I believe the issue is debatable, and needed to be resolved. I think it is abundantly clear what the Founders intended: They wanted to Senate to VOTE: Yea, or Nea. Heck, they thought the “advice and consent” was so informal, that it would likely be waived for judges in lower courts. I guess they underestimated the power of political gamesmanship.
I believe, the Senate has usurped a power that is NOT granted to them in the constitution. On legislative matters, they can set any hurdle they wish. But, confirmation of appointments involves their relationship with the another, co-equal branches of government: the establishment of the Judiciary, and the Chief Executive’s power of appointment. Because of this interaction, the Senate does NOT have the authority to impose stricter requirements. At least, that is my opinion. And, it is the opinion of most scholars I’ve read who dare to write about it.
I agree with most of that with some reservations.
I agree that the authors didn't intend for a minority to be able to indefinitely frustrate the will of the majority, but neither did they intend for Congress to function on the basis of pure democracy. They intended to create a Republic governed by the people through their elected representatives, but not a pure democracy which IMHO is one of the least desirable forms of government.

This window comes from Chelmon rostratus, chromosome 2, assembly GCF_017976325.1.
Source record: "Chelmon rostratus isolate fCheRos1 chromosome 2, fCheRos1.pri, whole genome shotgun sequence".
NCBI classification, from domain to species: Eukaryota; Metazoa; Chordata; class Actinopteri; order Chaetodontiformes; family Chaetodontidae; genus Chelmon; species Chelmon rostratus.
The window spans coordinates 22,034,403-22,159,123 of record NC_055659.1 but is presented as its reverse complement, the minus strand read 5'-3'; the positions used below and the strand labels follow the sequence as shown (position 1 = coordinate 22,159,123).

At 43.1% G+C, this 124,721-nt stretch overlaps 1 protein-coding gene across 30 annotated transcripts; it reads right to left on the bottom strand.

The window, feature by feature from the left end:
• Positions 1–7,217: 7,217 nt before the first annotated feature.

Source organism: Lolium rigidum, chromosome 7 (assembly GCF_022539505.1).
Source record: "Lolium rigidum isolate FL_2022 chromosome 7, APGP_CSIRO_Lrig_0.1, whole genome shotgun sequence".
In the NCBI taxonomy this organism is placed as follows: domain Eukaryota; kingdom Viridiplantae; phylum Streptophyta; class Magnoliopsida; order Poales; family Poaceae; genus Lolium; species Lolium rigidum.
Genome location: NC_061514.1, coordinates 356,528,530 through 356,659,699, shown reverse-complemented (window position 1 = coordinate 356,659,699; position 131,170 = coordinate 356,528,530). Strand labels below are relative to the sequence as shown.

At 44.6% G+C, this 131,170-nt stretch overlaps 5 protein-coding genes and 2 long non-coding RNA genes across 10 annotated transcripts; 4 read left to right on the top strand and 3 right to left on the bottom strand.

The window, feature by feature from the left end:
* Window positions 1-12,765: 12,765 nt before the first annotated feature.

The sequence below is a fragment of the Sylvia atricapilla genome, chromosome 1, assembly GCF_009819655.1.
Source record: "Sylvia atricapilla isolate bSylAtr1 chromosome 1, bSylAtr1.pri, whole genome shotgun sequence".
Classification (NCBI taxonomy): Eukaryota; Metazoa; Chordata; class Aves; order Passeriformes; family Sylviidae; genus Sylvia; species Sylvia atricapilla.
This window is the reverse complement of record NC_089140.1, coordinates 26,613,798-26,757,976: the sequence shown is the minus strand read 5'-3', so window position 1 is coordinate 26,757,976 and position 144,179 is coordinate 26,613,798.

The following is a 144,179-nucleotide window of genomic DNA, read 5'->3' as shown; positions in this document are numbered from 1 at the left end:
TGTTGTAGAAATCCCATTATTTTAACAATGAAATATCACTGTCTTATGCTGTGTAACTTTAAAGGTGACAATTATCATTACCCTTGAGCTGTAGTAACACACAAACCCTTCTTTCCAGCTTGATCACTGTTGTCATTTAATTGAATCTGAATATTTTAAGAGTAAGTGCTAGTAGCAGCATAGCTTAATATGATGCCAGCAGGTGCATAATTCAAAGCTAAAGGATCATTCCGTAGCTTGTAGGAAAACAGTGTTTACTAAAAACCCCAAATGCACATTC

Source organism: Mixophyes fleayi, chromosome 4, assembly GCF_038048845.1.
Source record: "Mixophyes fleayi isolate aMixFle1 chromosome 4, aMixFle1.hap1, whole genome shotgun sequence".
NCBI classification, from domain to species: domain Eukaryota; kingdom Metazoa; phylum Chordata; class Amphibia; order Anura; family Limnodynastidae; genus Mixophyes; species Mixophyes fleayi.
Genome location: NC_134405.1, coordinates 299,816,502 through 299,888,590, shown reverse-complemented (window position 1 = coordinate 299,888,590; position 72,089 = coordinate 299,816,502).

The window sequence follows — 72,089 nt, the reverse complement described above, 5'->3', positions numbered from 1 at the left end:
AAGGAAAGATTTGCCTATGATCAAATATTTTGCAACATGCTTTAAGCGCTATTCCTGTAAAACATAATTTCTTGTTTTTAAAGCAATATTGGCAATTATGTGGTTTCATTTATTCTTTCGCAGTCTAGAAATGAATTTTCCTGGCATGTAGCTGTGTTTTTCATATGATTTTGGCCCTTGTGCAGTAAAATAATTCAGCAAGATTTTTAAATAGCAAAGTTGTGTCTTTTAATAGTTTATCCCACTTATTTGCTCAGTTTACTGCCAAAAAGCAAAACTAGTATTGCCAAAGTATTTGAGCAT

The checks and balances built into our original Republican form of government have been altered over time more than I would have liked, for one example the 17th Amendment that took away the power of state legislatures to elect US Senators. I think that in the overall picture unlimited debate in Senate proceedings is beneficial in many instances and probably necessary to maintain a Republican form of government in which the will of a sizable minority of the people at large can't be easily steamrollered by a relatively small majority.
Oh... I whole-heartedly agree. It's our only defense against the tyranny of majority-rule.
The problem is this, to function properly, appointments need to be confirmed or denied in a TIMELY manner. Logistically, it is a problem when scores of courts are closed because they have no confirmed judge. The Democrats in the Senate had begun to abuse this privilege (and, to be fair, so were the Republicans) and the result was a dysfunctional court system.
I believe... a majority vote is a sufficient "check" on the Presidential power of appointment. If the executive appoints a truly unqualified person, his own party statesmen in the Senate will (hopefully) do the right thing and stop it. Winning Parties, in my opinion, HAVE THE RIGHT to put their OWN people in appointive positions... barring some extraordinary disqualifier, which a required majority confirmation should prevent.
“And they should thank John McCain for preserving for the Republican Party the use of the filibuster on judicial nominations that might be made by a Democratic President beginning in 2009 or later.”
The naivety of that statement is astounding.
Anyone who thinks the Dems would hesitate for a second to bust the filibuster if they wanted to ram a judge through is delusional.
The gang of 14 did not “preserve” anything.
Have a good day my friend, I intend to myself in spite of the dismal political outlook.